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Traffic Violation Points System Adds Up During License Suspension

Posted on in Traffic Offenses

Traffic Violation Points System Adds Up During License SuspensionMost convictions for traffic violations result in a fine and not the immediate loss of driving privileges. Contesting your traffic ticket may not seem worth the time or cost if the fine amount is inconsequential to you. However, being convicted for three traffic violations within a year's time will result in your driver’s license being suspended or revoked. Illinois has a points system for traffic offenses that determines the duration of the suspension.

Keeping Score

Serious offenses, such as driving under the influence of alcohol, require an automatic suspension of your driver’s license. For lesser offenses, a certain number of points is added to your driving record for each conviction. Illinois has a list of more than 100 traffic offenses, with point values ranging from 5 to 55. Highlights include:

  1. Speeding: Traveling 10 or fewer miles per hour over the speed limit is 5 points. Traveling 11 to 14 miles per hour over is 15 points, 15 to 25 miles per hour over is 20 points, and more than 25 miles per hour over is 50 points.
  2. Failure to Stop or Signal: Not using your turn signal is 15 points. Disregarding a stop sign or traffic control device is 20 points. The failure to yield the right-of-way to another vehicle is 15 points, while the failure to yield the right-of-way to a pedestrian is 20 points.
  3. Accidents and Reckless Driving: The failure to stop and exchange information after a traffic accident is 25 points if only vehicles or personal properties are involved and 50 points if a person is injured or killed. A reckless driving conviction is 55 points.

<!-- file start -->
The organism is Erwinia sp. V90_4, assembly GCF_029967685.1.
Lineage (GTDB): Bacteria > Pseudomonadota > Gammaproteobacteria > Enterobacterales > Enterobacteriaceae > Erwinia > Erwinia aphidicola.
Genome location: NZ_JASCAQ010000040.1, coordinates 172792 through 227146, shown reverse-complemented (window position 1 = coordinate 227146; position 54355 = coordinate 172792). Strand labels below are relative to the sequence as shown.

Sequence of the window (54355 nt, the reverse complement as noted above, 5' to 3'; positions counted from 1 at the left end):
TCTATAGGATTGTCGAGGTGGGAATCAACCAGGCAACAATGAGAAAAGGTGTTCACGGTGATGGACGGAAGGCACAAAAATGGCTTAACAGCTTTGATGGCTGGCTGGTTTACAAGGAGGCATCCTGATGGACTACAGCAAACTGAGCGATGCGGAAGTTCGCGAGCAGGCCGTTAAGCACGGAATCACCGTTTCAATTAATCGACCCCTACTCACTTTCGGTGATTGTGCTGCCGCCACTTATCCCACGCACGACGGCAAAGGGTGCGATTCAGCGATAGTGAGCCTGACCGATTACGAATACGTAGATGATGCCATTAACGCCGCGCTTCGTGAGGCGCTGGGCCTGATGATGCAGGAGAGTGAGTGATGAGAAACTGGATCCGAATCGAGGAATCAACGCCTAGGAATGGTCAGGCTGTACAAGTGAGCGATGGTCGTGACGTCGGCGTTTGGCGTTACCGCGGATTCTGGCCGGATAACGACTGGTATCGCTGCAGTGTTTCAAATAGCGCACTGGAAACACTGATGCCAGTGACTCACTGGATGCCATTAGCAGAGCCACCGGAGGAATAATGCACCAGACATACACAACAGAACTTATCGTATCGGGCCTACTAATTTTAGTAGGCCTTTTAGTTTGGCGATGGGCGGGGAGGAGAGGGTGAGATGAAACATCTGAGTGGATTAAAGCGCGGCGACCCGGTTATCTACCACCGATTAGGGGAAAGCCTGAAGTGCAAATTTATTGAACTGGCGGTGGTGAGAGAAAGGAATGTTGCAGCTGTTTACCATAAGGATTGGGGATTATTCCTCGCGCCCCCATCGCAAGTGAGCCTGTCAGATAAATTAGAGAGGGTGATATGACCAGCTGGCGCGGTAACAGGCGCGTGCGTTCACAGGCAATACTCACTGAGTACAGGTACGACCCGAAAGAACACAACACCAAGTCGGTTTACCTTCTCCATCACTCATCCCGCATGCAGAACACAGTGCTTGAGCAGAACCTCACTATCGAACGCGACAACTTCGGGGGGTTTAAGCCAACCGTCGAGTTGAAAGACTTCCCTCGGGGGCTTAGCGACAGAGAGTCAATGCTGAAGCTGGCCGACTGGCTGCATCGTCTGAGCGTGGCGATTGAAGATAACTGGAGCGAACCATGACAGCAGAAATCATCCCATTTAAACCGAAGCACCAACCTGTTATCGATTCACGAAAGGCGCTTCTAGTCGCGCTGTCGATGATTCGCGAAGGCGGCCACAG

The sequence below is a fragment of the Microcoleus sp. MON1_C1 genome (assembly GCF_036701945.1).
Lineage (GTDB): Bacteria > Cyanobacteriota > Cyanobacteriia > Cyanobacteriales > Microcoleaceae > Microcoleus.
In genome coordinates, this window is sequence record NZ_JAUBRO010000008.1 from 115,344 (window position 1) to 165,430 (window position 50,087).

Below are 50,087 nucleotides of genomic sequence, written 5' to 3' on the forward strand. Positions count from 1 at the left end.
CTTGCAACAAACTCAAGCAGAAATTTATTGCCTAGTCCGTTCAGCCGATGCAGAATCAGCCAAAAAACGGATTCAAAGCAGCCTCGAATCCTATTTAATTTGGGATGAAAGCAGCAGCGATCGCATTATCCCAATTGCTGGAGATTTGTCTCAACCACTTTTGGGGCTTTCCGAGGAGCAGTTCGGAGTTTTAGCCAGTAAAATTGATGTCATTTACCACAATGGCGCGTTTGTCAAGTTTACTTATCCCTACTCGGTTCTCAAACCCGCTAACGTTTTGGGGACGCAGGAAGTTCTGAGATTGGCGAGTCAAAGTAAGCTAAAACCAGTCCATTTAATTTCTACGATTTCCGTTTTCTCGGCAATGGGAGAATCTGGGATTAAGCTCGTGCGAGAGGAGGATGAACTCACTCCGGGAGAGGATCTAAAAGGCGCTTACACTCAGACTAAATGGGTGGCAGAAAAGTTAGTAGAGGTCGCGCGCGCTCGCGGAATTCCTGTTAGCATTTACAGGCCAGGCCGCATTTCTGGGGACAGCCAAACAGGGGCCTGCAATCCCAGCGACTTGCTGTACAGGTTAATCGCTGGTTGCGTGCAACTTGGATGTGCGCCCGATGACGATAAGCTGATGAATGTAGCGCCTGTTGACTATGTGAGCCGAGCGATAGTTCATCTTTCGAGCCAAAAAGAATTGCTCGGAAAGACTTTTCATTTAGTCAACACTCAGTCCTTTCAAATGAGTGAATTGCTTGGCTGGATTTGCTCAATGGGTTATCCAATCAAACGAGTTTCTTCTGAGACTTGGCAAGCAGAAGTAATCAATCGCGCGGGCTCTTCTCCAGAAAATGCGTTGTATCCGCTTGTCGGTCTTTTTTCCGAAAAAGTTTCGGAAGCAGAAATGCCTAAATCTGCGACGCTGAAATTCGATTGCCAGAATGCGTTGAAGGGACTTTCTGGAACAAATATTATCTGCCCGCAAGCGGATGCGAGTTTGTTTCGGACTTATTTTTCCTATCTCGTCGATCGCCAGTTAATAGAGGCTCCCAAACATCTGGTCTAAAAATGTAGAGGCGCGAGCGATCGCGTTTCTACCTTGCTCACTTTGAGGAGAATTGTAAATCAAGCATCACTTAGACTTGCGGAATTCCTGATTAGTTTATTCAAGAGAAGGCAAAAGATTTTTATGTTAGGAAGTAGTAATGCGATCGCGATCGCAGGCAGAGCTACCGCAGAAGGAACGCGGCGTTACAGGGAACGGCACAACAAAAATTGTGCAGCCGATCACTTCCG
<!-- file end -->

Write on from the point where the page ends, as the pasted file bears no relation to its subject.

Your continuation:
Suspension

The points that have accumulated on a driving record determine how long a driver’s license is suspended after he or she has three traffic violation convictions in one year, including:

  • Two months for 15 to 44 points;
  • Three months for 45 to 74 points;
  • Six months for 75 to 89 points;
  • Nine months for 90 to 99 points; and
  • 12 months for 100 points or more.

There may be more points on a driver's record than those from the three tickets that caused the suspension. Points can stay on a person’s driving record for as long as five years. Thus, traffic tickets from previous years can count towards the point total. The suspension periods are longer if the driver’s license was suspended within the last seven years.

Avoiding Suspension 

Once you have been convicted for a traffic violation, the points added to your driving record cannot be removed until they naturally expire. You can avoid a conviction by successfully contesting the ticket in traffic court or agreeing to take a defensive driving course. A McHenry County criminal defense attorney at Botto Gilbert Lancaster, PC, can advise you on whether to contest your traffic ticket. To schedule a free consultation, call 815-338-3838.

Source:

https://www.cyberdriveillinois.com/publications/pdf_publications/dsd_dc19.pdf

Illinois State Bar Association State Bar of Wisconsin Crystal Lake Chamber of Commerce Illinois Trial Lawyers Association McHenry County Bar Association
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